Thousands march in Britain in solidarity with U.S. protests


Police officers are seen during a protest against the death in Minneapolis police custody of African-American man George Floyd, in Trafalgar Square, London, Britain, May 31, 2020.

LONDON (CBS) — Thousands of people marched through London on Sunday to support demonstrations across the United States in response to the Minneapolis death of George Floyd. Starting at Trafalgar Square and moving through the city to the U.S. Embassy, British demonstrators chanted slogans including “I can’t breathe,” and “Black Lives Matter.”

“This is our respect to people in America who are suffering right now,” Paige Adjarhore, 18, told CBS News. “We’re too far away to go there and help them, but this is us showing that we support them. We’re with you and we feel your pain,” she said.

“What people don’t understand is that when you’re black, you’re under attack,” said Kieran Blackman, 28. “We have fought for equality, and it’s not happening.”

The demonstration was in violation of U.K. lockdown rules to stop the spread of the coronavirus, which forbid large gatherings. The police, however, did not disperse the crowds.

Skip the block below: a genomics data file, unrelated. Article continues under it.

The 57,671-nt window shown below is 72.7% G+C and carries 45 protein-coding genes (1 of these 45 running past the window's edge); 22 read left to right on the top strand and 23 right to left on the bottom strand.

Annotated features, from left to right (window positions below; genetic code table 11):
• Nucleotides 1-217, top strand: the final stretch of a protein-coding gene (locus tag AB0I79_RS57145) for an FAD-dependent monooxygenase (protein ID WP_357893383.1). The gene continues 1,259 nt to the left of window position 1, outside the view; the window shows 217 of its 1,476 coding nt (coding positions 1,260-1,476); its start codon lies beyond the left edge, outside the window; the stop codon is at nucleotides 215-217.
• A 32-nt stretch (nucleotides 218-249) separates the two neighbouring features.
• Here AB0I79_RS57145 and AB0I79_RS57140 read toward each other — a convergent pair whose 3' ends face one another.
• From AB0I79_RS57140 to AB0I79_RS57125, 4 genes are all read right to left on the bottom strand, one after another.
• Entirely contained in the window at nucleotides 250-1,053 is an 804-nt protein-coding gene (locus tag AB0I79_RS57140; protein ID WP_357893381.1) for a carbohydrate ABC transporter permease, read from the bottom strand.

Protesters gather during a ‘Black Lives Matter’ demonstration against the death in Minneapolis police custody of African-American man George Floyd, in front of the U.S. Embassy in Copenhagen, Denmark May 31, 2020. 

“People are killing black people all over the world, not just in America. We’re just asking to be heard,” Blackman said.

Protests have erupted throughout the U.S., with some turning violent, over the death of Floyd, who was captured on video pleading for air as a police officer kneeled on his neck while he was handcuffed. Four Minneapolis officers have been fired and one, Derek Chauvin, has been charged with third-degree murder and manslaughter.

Other European countries held protests in solidarity as well over the weekend, with demonstrators converging on the U.S. embassy in Denmark carrying signs bearing messages like, “Stop killing black people,” the Associated Press reported. In Germany, hundreds took to the streets carrying signs saying, “Who Do You Call When Police Murder?” and “Silence is Violence,” the AP reported. A small protest in London on Saturday saw about a hundred people chant, “Stop killing us.”

U.K. Foreign Secretary Dominic Raab declined to comment on unrest in the United States, calling the footage of a police officer with his knee on Floyd’s neck “very distressing.”

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